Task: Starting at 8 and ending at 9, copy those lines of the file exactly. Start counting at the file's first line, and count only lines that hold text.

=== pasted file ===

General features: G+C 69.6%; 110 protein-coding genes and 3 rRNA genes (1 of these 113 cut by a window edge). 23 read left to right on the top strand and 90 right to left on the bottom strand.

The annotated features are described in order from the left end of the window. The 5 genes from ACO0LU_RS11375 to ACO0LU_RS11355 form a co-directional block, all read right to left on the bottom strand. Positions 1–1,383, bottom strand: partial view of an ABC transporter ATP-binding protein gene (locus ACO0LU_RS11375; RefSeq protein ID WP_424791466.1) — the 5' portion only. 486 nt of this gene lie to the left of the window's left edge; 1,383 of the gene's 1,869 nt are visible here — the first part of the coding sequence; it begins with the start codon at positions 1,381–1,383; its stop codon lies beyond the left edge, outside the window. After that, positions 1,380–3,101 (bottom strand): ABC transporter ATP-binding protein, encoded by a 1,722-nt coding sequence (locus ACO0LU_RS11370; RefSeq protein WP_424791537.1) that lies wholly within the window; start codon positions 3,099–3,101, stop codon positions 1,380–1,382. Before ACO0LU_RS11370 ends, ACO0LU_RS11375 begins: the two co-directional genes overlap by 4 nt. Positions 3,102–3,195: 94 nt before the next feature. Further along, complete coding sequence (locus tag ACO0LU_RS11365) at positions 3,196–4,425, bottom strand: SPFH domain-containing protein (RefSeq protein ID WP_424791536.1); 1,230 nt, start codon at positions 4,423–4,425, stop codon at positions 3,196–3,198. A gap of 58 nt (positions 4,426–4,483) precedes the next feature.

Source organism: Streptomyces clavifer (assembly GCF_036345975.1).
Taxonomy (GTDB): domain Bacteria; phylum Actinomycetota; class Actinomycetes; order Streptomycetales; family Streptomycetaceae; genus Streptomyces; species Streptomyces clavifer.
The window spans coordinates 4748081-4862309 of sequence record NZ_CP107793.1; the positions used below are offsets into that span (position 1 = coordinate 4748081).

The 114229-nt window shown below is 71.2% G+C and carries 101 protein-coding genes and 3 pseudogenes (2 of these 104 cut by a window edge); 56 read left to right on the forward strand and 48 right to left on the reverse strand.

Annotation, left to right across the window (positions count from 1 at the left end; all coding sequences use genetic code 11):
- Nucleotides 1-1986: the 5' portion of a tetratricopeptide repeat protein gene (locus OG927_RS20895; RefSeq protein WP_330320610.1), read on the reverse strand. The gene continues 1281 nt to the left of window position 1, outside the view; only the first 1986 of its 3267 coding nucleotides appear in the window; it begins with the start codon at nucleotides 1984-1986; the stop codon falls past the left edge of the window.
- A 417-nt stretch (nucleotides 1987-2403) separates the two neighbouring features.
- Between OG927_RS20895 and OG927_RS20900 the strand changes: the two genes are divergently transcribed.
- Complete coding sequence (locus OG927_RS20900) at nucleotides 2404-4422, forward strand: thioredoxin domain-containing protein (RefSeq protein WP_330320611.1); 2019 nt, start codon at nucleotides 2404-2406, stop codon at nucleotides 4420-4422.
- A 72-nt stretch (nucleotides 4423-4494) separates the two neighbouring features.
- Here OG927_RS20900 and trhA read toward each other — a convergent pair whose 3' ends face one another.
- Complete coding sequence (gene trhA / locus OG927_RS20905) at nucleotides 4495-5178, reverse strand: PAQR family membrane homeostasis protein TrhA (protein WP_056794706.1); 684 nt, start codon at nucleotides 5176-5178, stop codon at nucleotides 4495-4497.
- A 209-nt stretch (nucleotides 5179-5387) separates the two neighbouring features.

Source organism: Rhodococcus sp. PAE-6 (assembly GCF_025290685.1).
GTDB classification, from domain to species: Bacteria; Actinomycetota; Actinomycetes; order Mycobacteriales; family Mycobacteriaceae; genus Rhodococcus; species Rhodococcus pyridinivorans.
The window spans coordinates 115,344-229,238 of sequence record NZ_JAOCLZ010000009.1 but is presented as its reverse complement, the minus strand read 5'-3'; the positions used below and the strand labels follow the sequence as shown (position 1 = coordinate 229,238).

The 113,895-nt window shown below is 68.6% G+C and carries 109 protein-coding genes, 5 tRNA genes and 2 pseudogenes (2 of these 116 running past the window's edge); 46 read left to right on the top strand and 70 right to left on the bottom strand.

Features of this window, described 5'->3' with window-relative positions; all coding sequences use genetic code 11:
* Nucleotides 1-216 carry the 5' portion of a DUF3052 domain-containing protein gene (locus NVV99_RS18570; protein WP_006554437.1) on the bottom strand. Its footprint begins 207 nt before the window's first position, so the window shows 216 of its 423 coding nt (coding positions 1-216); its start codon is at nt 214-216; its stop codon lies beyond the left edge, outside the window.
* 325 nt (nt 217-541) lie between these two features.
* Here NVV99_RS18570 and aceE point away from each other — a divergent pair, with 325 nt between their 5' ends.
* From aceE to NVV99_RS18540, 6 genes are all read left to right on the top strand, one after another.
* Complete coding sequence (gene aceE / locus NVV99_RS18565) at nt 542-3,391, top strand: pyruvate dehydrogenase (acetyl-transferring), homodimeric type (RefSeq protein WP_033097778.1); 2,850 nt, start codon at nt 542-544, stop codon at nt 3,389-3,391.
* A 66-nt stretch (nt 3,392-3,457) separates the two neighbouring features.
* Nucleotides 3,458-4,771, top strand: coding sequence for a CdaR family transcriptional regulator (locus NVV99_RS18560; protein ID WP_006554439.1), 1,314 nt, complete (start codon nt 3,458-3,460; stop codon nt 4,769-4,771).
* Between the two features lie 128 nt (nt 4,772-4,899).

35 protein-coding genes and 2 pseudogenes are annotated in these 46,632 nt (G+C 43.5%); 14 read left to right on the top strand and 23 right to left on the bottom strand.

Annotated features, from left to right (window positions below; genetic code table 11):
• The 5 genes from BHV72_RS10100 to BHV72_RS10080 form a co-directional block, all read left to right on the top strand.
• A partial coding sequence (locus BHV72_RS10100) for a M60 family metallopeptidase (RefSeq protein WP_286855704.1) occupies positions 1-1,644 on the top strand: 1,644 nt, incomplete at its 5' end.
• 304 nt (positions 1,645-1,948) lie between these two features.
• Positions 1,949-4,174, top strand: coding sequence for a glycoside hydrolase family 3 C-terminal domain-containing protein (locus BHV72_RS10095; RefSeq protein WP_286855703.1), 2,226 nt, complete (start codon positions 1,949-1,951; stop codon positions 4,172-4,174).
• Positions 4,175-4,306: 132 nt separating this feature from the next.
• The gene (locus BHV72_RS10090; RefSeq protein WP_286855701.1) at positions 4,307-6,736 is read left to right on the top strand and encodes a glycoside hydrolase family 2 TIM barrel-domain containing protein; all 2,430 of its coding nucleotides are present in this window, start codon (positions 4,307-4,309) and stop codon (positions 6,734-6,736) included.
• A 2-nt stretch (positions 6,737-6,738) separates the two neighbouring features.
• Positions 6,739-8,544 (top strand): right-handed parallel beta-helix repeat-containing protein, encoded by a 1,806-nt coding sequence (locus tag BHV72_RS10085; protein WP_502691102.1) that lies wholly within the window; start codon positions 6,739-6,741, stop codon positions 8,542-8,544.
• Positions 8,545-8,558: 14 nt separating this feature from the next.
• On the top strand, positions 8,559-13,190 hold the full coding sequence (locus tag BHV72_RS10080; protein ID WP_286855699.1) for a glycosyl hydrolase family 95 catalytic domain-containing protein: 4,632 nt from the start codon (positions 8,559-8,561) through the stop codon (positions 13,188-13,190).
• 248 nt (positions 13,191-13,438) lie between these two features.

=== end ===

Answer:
- Nucleotides 1-1986: the 5' portion of a tetratricopeptide repeat protein gene (locus OG927_RS20895; RefSeq protein WP_330320610.1), read on the reverse strand. The gene continues 1281 nt to the left of window position 1, outside the view; only the first 1986 of its 3267 coding nucleotides appear in the window; it begins with the start codon at nucleotides 1984-1986; the stop codon falls past the left edge of the window.
- A 417-nt stretch (nucleotides 1987-2403) separates the two neighbouring features.